If rhetorical fireworks light up Thursday’s foreign policy debate between President Bush and John Kerry, don’t expect moderator Jim Lehrer to ignite them.
The longtime PBS anchor, making his 10th appearance as a presidential debate moderator, likely will toe the line he’s drawn for himself before: Asking measured questions and avoiding provocative gotchas.
“For me to be aggressive and beat up on these guys, I’m not going to do that. That’s not what I signed on to do and I don’t think any moderator should,” Lehrer told CNN’s “Larry King Live” in 2000 after Bush and Al Gore faced off.
He would rather be criticized for overly bland questions than for showing “how tough I was,” he told King.
Lehrer, who PBS said was declining all pre-debate interviews this week, has drawn both praise and criticism for his style.
Former CNN anchorman Bernard Shaw said Lehrer’s track record makes him “the dean of moderators.”
“I think Jim Lehrer is always a good choice,” said Shaw. “He’s basic journalism. He’s fair. He’s balanced. He’s accurate.”
Said Judy Woodruff, the CNN anchor and former Lehrer colleague at PBS: “Jim Lehrer proves time and again he puts himself in the shoes of the voter ... and asks questions that are going to draw out these candidates, rather than trip them up.”
But Lehrer has drawn heat for what some contend is a gloves-on style that fails to sufficiently challenge candidates on their positions.
In 2000, one critic said Lehrer was running the debates like “some kind of sherry hour” at Harvard. Jack Shafer, an editor-at-large for Slate magazine, dismissed Lehrer in 1996 as too plugged into a “civil, placid, friendly, unaggressive Washington.”
The debates moderated by Lehrer haven’t yielded the kind of memorable moments that others have teased — or forced — out.
In a 1988 matchup between Michael Dukakis and Bush’s father, George H.W. Bush, who was then vice president, CNN’s Shaw asked the Massachusetts governor a hypothetical question: If Dukakis’ wife were raped and murdered, might it affect his anti-death penalty stance?
The dry, unemotional answer given by the Democratic candidate was seen as a costly stumble.
Still, it’s questionable whether anyone could create spontaneity in this year’s trio of debates, which have strict rules and largely exclude interplay between candidates and moderator.
As mandated by the bipartisan Commission on Presidential Debates, moderators are responsible for the questions and for keeping the candidates to answers of up to 2 minutes. Moderators have the discretion of opening “extended discussion” on a question for one more minute.
This format is more of an issue than Lehrer’s approach, said Alex Jones, director of Harvard University’s Shorenstein Center on the Press, Politics and Public Policy.
Jones praised Lehrer as a “superb” and responsible journalist who’s willing to take a tough stand: “Jim Lehrer was the most outspoken voice in television denouncing the networks’ decision not to carry the conventions more fully.”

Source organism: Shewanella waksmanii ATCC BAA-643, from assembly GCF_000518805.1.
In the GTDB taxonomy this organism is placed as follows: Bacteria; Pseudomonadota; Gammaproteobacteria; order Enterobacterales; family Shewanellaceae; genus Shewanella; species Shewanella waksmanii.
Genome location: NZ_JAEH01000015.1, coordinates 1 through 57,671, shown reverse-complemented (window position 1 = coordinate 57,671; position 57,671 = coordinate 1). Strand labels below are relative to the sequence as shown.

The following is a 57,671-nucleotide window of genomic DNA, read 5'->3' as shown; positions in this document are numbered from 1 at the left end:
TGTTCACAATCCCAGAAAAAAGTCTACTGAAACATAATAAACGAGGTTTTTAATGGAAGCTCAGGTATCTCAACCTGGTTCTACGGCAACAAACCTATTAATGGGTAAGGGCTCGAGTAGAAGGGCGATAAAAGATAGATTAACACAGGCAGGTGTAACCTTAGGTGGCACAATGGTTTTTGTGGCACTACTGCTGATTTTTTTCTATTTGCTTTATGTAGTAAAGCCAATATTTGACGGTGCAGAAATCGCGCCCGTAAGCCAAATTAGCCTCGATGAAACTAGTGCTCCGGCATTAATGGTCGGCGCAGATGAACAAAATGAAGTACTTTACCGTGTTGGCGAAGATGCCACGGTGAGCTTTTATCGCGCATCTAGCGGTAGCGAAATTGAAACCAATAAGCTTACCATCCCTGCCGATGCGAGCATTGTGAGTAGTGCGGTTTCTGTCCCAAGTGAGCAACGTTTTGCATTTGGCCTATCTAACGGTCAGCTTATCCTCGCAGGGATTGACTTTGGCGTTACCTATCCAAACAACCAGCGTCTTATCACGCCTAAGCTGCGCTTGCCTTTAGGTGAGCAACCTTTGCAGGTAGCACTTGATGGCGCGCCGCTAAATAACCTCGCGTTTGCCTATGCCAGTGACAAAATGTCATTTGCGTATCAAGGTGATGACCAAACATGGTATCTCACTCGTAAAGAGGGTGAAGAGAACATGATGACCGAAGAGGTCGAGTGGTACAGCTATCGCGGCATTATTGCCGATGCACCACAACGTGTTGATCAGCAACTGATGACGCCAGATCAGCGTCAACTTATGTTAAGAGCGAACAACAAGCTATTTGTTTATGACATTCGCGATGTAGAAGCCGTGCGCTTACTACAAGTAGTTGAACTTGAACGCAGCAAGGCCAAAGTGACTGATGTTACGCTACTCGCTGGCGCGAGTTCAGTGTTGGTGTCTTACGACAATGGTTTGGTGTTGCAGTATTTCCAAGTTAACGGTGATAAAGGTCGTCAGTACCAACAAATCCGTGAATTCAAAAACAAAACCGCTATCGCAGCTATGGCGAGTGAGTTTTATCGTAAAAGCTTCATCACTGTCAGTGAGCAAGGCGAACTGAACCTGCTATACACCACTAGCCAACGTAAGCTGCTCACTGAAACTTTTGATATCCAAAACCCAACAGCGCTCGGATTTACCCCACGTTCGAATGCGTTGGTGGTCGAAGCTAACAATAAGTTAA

He said the debates themselves scarcely deserve the name, given the lack of give-and-take, scripted responses and moderator’s weak role.
“The way they have stripped the role of the ability to challenge, follow or engage beyond simply asking questions, I think the moderator’s role is almost one you could phone in,” he said.
That’s a shame, Jones said, because Lehrer “is a good interrogator when he’s allowed to be an interrogator, and I think that’s what these debates ought to be about.”
Handled all three debates in '96 and '00
In 1996 and 2000, Lehrer handled all three presidential debates (he moderated one in 1988 and two in ’92). This time around he’s sharing the job with ABC’s Charles Gibson and CBS’ Bob Schieffer, who will conduct the second and third debates, respectively.
But Lehrer’s foreign-policy assignment is arguably the most crucial. The Iraq war and terrorism are the hot issues and the first debate is likely to draw the biggest audience.
Despite his many turns as moderator, Lehrer, normally watched by about 3 million people nightly on “NewsHour,” appears to have retained an enthusiasm — and even awe — for the debate work he does in front of tens of millions of Americans.
When the debate commission called on him in 2000, he told Larry King, “I was exhilarated by it, the fact that they would select me ... There’s no need in playing games about it — it made me feel good.”
Shaw understands Lehrer’s emphasis on serving the event rather than reveling in his role or its power.
“If your head is in the clouds you don’t belong in the moderator’s chair,” he said.
“You should be the coolest you’ve ever been and the most sober in realizing this is historical and important for the democratic process and the American voters, and you are the least important part.”